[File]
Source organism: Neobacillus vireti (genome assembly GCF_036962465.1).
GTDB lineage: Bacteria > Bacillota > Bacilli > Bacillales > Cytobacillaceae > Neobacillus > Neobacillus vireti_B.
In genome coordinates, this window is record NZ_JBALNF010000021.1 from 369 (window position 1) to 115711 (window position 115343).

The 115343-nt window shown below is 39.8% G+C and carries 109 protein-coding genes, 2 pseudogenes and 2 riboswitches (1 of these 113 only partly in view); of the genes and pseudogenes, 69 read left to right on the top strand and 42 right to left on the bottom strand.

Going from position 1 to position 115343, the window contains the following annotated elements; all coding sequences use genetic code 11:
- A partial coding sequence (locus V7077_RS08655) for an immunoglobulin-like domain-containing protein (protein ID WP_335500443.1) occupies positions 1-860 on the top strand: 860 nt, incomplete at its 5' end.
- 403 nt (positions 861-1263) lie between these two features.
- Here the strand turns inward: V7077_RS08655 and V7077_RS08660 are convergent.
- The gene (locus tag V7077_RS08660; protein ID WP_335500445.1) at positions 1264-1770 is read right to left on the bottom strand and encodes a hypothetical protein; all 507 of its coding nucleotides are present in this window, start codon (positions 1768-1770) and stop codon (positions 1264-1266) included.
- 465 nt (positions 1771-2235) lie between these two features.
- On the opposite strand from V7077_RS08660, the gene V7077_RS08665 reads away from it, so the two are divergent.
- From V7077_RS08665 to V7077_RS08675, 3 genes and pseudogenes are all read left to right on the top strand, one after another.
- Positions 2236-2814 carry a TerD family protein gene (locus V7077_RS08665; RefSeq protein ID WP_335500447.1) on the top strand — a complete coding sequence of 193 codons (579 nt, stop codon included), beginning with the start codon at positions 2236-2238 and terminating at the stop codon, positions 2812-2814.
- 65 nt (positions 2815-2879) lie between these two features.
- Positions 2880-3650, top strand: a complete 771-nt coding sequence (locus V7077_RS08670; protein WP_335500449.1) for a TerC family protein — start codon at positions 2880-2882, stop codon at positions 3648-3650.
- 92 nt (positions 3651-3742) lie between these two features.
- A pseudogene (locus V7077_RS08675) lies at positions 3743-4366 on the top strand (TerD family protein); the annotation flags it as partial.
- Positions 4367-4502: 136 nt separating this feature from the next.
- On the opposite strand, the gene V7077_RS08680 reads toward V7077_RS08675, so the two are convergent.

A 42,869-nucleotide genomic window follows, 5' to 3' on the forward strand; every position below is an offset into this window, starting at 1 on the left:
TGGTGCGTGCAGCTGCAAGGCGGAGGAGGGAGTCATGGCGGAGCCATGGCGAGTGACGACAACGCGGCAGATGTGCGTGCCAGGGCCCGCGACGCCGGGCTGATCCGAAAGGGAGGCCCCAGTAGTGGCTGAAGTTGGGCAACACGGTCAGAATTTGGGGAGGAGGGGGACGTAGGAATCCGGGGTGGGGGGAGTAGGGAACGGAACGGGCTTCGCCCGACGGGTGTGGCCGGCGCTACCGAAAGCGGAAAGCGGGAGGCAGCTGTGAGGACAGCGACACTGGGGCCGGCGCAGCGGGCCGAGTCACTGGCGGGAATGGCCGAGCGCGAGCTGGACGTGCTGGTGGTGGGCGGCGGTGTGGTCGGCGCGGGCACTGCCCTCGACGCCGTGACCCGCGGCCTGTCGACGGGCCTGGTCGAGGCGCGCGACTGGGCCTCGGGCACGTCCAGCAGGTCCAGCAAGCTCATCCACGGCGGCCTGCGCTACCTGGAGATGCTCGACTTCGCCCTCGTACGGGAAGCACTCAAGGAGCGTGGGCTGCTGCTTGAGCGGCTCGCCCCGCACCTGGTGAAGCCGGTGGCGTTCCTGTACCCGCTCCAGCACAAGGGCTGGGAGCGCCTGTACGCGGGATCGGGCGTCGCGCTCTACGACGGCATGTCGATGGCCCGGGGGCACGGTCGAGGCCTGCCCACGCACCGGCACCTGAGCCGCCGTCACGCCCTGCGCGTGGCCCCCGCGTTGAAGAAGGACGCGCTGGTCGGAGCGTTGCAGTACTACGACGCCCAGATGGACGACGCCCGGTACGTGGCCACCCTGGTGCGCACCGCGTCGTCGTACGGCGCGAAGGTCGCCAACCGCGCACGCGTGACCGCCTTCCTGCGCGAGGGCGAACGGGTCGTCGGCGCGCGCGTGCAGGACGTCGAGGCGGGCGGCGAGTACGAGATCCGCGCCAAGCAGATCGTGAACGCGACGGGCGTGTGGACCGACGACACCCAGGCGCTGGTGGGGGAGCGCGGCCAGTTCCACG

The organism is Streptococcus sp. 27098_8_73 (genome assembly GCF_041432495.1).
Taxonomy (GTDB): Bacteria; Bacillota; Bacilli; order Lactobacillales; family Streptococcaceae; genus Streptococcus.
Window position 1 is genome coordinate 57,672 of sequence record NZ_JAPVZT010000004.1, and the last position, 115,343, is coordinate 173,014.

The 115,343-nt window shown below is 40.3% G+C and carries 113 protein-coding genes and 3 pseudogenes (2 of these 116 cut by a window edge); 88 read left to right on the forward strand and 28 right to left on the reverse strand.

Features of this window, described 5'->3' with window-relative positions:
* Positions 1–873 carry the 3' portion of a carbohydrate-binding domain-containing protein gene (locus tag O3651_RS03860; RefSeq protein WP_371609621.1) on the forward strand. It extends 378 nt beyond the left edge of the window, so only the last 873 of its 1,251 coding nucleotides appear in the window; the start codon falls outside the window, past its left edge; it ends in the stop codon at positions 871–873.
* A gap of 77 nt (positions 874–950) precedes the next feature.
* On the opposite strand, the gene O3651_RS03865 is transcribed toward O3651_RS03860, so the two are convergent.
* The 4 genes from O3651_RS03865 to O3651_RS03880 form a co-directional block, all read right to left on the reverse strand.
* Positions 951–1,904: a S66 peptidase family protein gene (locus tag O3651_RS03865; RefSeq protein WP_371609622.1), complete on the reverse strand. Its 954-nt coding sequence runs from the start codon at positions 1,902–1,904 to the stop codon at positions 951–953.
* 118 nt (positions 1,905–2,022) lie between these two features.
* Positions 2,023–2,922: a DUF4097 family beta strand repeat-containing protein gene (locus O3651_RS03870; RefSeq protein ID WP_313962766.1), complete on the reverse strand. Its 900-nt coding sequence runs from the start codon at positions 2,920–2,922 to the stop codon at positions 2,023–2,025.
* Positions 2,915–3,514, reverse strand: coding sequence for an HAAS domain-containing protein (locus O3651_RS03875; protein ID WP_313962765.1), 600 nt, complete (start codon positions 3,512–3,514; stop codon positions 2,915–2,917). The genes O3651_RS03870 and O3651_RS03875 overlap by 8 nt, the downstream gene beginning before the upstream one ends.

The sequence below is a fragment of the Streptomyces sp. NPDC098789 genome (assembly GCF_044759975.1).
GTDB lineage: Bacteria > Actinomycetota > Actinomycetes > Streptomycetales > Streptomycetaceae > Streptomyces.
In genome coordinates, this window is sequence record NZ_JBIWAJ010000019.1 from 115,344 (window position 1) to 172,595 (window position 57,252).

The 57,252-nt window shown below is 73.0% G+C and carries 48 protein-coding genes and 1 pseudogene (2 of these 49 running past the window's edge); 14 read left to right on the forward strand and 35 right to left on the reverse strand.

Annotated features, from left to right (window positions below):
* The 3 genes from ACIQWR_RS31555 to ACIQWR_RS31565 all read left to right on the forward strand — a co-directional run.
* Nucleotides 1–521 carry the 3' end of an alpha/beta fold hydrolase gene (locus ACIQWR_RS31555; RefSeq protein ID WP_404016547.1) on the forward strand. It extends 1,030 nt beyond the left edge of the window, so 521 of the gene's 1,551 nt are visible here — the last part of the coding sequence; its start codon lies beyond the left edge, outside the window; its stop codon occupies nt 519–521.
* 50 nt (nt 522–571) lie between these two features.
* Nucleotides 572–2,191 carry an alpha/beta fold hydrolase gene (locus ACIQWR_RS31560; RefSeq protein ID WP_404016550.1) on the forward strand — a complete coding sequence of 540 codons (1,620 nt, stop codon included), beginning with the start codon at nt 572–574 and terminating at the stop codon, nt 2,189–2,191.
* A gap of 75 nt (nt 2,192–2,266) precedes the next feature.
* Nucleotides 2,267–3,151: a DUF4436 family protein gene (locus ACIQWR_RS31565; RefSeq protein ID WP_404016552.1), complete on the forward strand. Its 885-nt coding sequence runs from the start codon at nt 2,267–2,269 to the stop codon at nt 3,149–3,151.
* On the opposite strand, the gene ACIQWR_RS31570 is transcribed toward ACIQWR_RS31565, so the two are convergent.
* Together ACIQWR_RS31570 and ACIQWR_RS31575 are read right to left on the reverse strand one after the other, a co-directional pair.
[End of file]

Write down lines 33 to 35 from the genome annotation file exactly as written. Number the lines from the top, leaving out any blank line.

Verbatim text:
* Positions 2,023–2,922: a DUF4097 family beta strand repeat-containing protein gene (locus O3651_RS03870; RefSeq protein ID WP_313962766.1), complete on the reverse strand. Its 900-nt coding sequence runs from the start codon at positions 2,920–2,922 to the stop codon at positions 2,023–2,025.
* Positions 2,915–3,514, reverse strand: coding sequence for an HAAS domain-containing protein (locus O3651_RS03875; protein ID WP_313962765.1), 600 nt, complete (start codon positions 3,512–3,514; stop codon positions 2,915–2,917). The genes O3651_RS03870 and O3651_RS03875 overlap by 8 nt, the downstream gene beginning before the upstream one ends.

The sequence below is a fragment of the Streptomyces sp. NPDC098789 genome (assembly GCF_044759975.1).